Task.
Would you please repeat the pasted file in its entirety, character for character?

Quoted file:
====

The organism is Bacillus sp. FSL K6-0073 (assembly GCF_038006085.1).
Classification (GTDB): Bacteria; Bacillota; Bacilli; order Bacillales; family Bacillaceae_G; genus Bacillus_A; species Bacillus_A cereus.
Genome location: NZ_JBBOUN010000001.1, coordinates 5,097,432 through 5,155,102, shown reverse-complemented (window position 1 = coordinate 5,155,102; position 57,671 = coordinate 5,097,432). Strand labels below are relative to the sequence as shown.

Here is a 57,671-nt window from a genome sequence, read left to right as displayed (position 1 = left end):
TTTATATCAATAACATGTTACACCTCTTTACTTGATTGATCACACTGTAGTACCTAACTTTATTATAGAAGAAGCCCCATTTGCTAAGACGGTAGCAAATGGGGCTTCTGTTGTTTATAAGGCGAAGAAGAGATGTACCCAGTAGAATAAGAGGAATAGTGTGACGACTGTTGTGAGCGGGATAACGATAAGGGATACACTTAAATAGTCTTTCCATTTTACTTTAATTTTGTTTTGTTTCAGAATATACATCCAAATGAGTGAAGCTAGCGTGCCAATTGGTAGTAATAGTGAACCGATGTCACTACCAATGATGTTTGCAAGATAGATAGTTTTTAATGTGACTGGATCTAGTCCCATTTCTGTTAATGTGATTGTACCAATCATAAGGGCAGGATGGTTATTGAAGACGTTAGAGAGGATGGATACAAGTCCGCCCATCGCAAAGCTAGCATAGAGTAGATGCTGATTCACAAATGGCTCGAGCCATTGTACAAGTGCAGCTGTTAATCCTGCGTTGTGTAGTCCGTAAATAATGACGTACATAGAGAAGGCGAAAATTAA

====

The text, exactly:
The organism is Bacillus sp. FSL K6-0073 (assembly GCF_038006085.1).
Classification (GTDB): Bacteria; Bacillota; Bacilli; order Bacillales; family Bacillaceae_G; genus Bacillus_A; species Bacillus_A cereus.
Genome location: NZ_JBBOUN010000001.1, coordinates 5,097,432 through 5,155,102, shown reverse-complemented (window position 1 = coordinate 5,155,102; position 57,671 = coordinate 5,097,432). Strand labels below are relative to the sequence as shown.

Here is a 57,671-nt window from a genome sequence, read left to right as displayed (position 1 = left end):
TTTATATCAATAACATGTTACACCTCTTTACTTGATTGATCACACTGTAGTACCTAACTTTATTATAGAAGAAGCCCCATTTGCTAAGACGGTAGCAAATGGGGCTTCTGTTGTTTATAAGGCGAAGAAGAGATGTACCCAGTAGAATAAGAGGAATAGTGTGACGACTGTTGTGAGCGGGATAACGATAAGGGATACACTTAAATAGTCTTTCCATTTTACTTTAATTTTGTTTTGTTTCAGAATATACATCCAAATGAGTGAAGCTAGCGTGCCAATTGGTAGTAATAGTGAACCGATGTCACTACCAATGATGTTTGCAAGATAGATAGTTTTTAATGTGACTGGATCTAGTCCCATTTCTGTTAATGTGATTGTACCAATCATAAGGGCAGGATGGTTATTGAAGACGTTAGAGAGGATGGATACAAGTCCGCCCATCGCAAAGCTAGCATAGAGTAGATGCTGATTCACAAATGGCTCGAGCCATTGTACAAGTGCAGCTGTTAATCCTGCGTTGTGTAGTCCGTAAATAATGACGTACATAGAGAAGGCGAAAATTAA